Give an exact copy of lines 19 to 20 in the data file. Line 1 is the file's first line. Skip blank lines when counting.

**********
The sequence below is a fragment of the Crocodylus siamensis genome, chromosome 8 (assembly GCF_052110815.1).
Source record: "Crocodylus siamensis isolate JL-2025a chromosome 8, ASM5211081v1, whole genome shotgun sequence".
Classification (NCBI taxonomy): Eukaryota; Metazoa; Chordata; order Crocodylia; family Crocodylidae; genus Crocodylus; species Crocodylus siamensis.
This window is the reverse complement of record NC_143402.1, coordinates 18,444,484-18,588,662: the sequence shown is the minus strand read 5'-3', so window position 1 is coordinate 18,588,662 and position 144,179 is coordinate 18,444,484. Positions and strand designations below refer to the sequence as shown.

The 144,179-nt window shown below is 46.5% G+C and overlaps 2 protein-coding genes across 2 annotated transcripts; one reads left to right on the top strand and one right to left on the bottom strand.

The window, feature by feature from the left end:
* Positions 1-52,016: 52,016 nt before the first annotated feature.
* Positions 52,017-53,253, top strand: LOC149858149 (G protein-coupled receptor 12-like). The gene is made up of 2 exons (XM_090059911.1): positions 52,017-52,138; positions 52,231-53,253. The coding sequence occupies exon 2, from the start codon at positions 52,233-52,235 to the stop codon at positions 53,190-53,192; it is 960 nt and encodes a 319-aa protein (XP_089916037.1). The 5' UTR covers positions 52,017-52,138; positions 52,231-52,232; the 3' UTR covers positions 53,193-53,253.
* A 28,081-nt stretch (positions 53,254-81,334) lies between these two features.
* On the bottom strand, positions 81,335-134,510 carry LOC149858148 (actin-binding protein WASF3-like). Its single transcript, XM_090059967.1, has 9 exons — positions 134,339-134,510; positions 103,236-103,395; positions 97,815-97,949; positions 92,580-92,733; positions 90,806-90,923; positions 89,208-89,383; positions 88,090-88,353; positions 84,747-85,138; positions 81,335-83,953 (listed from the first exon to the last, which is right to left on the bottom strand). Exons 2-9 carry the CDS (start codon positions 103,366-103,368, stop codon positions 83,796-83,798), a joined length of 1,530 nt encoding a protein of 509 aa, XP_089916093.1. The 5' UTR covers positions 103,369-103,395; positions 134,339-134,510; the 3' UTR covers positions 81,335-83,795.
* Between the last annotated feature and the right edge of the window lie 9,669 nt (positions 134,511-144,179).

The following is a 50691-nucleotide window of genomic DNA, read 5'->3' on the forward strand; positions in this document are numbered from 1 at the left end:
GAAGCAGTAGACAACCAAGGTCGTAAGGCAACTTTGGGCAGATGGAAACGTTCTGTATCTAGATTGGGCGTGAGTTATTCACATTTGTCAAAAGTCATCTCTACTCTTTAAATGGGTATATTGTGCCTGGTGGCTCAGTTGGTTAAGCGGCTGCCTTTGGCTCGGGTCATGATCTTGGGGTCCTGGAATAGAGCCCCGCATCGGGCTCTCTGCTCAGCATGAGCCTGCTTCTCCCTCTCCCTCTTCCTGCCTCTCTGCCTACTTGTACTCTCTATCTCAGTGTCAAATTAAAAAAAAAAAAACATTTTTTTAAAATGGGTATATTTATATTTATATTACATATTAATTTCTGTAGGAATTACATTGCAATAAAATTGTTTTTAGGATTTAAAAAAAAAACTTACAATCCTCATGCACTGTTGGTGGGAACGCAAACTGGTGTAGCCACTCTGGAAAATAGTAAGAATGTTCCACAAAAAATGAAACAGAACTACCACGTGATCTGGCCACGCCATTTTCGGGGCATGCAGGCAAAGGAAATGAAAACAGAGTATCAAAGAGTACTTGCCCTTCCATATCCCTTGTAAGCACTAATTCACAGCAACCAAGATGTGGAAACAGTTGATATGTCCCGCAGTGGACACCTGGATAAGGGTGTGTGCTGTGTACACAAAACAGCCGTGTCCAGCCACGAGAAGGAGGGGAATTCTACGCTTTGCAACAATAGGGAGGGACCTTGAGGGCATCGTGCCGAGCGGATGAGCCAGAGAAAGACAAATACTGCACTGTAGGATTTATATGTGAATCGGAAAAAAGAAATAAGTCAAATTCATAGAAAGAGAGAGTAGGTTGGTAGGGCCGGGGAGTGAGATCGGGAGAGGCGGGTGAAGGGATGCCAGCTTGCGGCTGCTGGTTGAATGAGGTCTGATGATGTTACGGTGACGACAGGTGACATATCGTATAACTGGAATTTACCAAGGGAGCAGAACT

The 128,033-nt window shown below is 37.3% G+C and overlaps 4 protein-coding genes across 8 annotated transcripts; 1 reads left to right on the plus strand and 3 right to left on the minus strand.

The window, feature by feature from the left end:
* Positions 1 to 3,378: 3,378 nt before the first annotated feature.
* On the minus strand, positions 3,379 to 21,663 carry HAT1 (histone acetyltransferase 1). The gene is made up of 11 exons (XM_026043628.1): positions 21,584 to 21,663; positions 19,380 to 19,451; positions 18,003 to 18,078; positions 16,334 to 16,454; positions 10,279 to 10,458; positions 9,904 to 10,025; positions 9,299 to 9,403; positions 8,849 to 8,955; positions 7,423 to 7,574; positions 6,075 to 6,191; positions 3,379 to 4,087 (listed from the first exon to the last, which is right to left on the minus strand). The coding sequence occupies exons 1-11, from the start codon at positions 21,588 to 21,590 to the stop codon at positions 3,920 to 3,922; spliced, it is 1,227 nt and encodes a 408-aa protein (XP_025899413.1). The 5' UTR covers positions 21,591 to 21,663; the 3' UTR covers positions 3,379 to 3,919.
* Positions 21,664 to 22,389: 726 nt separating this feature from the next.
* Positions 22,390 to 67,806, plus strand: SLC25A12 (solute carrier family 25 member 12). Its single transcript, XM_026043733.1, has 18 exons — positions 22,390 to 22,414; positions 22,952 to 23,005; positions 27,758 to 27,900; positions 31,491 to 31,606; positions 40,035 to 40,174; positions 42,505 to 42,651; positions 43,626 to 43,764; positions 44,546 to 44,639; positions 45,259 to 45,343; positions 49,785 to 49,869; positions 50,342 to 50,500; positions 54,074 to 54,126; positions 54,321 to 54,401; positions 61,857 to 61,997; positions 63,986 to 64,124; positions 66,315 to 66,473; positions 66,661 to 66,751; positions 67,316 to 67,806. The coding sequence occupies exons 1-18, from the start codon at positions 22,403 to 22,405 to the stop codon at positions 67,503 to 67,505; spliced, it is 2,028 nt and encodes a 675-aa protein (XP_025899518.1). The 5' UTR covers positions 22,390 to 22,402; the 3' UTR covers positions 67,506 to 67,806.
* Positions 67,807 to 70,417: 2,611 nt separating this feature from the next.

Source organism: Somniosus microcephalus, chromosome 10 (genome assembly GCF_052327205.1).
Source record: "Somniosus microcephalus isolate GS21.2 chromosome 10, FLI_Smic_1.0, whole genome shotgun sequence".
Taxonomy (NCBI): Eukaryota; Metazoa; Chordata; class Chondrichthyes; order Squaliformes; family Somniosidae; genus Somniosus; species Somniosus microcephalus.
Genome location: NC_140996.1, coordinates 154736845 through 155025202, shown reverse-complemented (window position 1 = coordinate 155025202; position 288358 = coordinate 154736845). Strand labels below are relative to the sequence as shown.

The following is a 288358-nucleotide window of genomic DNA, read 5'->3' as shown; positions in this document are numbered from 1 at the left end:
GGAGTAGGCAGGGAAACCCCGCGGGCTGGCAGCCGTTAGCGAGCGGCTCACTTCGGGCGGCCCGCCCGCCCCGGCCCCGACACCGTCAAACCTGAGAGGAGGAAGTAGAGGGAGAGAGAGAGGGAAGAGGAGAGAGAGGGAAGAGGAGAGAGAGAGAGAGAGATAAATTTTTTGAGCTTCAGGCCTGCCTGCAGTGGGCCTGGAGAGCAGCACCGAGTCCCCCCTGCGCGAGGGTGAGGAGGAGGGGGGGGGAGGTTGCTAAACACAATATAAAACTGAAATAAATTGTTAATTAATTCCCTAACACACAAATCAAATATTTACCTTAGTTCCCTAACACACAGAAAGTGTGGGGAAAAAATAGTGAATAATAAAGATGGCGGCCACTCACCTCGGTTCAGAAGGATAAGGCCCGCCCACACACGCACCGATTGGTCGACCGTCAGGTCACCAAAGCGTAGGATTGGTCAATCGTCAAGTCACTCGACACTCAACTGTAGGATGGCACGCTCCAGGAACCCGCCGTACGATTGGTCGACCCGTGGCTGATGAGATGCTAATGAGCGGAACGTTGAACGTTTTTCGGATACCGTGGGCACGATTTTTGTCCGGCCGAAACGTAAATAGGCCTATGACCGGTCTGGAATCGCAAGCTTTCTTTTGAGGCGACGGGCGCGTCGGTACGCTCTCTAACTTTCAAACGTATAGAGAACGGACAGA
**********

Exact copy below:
* Positions 22,390 to 67,806, plus strand: SLC25A12 (solute carrier family 25 member 12). Its single transcript, XM_026043733.1, has 18 exons — positions 22,390 to 22,414; positions 22,952 to 23,005; positions 27,758 to 27,900; positions 31,491 to 31,606; positions 40,035 to 40,174; positions 42,505 to 42,651; positions 43,626 to 43,764; positions 44,546 to 44,639; positions 45,259 to 45,343; positions 49,785 to 49,869; positions 50,342 to 50,500; positions 54,074 to 54,126; positions 54,321 to 54,401; positions 61,857 to 61,997; positions 63,986 to 64,124; positions 66,315 to 66,473; positions 66,661 to 66,751; positions 67,316 to 67,806. The coding sequence occupies exons 1-18, from the start codon at positions 22,403 to 22,405 to the stop codon at positions 67,503 to 67,505; spliced, it is 2,028 nt and encodes a 675-aa protein (XP_025899518.1). The 5' UTR covers positions 22,390 to 22,402; the 3' UTR covers positions 67,506 to 67,806.
* Positions 67,807 to 70,417: 2,611 nt separating this feature from the next.